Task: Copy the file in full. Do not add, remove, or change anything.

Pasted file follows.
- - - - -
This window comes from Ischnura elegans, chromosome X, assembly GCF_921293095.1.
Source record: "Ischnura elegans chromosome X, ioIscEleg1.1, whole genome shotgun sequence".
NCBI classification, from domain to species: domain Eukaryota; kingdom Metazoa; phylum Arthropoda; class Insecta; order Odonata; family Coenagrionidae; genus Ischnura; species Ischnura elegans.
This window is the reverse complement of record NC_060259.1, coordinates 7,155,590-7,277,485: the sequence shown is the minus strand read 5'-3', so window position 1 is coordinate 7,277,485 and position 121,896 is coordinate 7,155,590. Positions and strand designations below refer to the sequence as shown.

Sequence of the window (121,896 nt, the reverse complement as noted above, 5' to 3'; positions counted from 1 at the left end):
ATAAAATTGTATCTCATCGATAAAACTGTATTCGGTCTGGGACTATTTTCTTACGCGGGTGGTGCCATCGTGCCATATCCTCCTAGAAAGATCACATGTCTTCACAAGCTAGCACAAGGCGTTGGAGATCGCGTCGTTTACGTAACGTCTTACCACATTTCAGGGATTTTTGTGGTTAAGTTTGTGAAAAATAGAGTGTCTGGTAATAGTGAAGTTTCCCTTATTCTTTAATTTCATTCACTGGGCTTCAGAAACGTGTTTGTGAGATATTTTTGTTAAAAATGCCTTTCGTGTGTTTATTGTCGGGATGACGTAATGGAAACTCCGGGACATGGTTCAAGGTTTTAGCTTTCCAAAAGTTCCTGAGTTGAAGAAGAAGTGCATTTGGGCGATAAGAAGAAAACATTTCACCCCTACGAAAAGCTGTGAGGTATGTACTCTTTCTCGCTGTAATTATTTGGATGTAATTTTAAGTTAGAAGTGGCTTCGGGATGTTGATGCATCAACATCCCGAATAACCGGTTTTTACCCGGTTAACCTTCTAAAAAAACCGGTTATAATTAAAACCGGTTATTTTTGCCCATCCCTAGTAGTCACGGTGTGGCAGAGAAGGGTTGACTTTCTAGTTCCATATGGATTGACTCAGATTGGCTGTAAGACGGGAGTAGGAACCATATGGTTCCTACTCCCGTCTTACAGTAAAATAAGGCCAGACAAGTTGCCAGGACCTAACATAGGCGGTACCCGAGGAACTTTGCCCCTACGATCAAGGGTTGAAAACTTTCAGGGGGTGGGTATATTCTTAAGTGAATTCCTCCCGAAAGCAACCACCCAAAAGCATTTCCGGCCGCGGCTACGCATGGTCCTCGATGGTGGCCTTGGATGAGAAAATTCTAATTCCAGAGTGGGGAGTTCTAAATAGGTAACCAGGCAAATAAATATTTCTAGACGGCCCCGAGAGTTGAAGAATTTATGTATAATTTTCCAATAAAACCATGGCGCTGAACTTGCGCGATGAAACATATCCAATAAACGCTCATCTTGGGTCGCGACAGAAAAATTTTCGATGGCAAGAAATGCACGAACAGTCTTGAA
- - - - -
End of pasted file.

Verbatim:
This window comes from Ischnura elegans, chromosome X, assembly GCF_921293095.1.
Source record: "Ischnura elegans chromosome X, ioIscEleg1.1, whole genome shotgun sequence".
NCBI classification, from domain to species: domain Eukaryota; kingdom Metazoa; phylum Arthropoda; class Insecta; order Odonata; family Coenagrionidae; genus Ischnura; species Ischnura elegans.
This window is the reverse complement of record NC_060259.1, coordinates 7,155,590-7,277,485: the sequence shown is the minus strand read 5'-3', so window position 1 is coordinate 7,277,485 and position 121,896 is coordinate 7,155,590. Positions and strand designations below refer to the sequence as shown.

Sequence of the window (121,896 nt, the reverse complement as noted above, 5' to 3'; positions counted from 1 at the left end):
ATAAAATTGTATCTCATCGATAAAACTGTATTCGGTCTGGGACTATTTTCTTACGCGGGTGGTGCCATCGTGCCATATCCTCCTAGAAAGATCACATGTCTTCACAAGCTAGCACAAGGCGTTGGAGATCGCGTCGTTTACGTAACGTCTTACCACATTTCAGGGATTTTTGTGGTTAAGTTTGTGAAAAATAGAGTGTCTGGTAATAGTGAAGTTTCCCTTATTCTTTAATTTCATTCACTGGGCTTCAGAAACGTGTTTGTGAGATATTTTTGTTAAAAATGCCTTTCGTGTGTTTATTGTCGGGATGACGTAATGGAAACTCCGGGACATGGTTCAAGGTTTTAGCTTTCCAAAAGTTCCTGAGTTGAAGAAGAAGTGCATTTGGGCGATAAGAAGAAAACATTTCACCCCTACGAAAAGCTGTGAGGTATGTACTCTTTCTCGCTGTAATTATTTGGATGTAATTTTAAGTTAGAAGTGGCTTCGGGATGTTGATGCATCAACATCCCGAATAACCGGTTTTTACCCGGTTAACCTTCTAAAAAAACCGGTTATAATTAAAACCGGTTATTTTTGCCCATCCCTAGTAGTCACGGTGTGGCAGAGAAGGGTTGACTTTCTAGTTCCATATGGATTGACTCAGATTGGCTGTAAGACGGGAGTAGGAACCATATGGTTCCTACTCCCGTCTTACAGTAAAATAAGGCCAGACAAGTTGCCAGGACCTAACATAGGCGGTACCCGAGGAACTTTGCCCCTACGATCAAGGGTTGAAAACTTTCAGGGGGTGGGTATATTCTTAAGTGAATTCCTCCCGAAAGCAACCACCCAAAAGCATTTCCGGCCGCGGCTACGCATGGTCCTCGATGGTGGCCTTGGATGAGAAAATTCTAATTCCAGAGTGGGGAGTTCTAAATAGGTAACCAGGCAAATAAATATTTCTAGACGGCCCCGAGAGTTGAAGAATTTATGTATAATTTTCCAATAAAACCATGGCGCTGAACTTGCGCGATGAAACATATCCAATAAACGCTCATCTTGGGTCGCGACAGAAAAATTTTCGATGGCAAGAAATGCACGAACAGTCTTGAA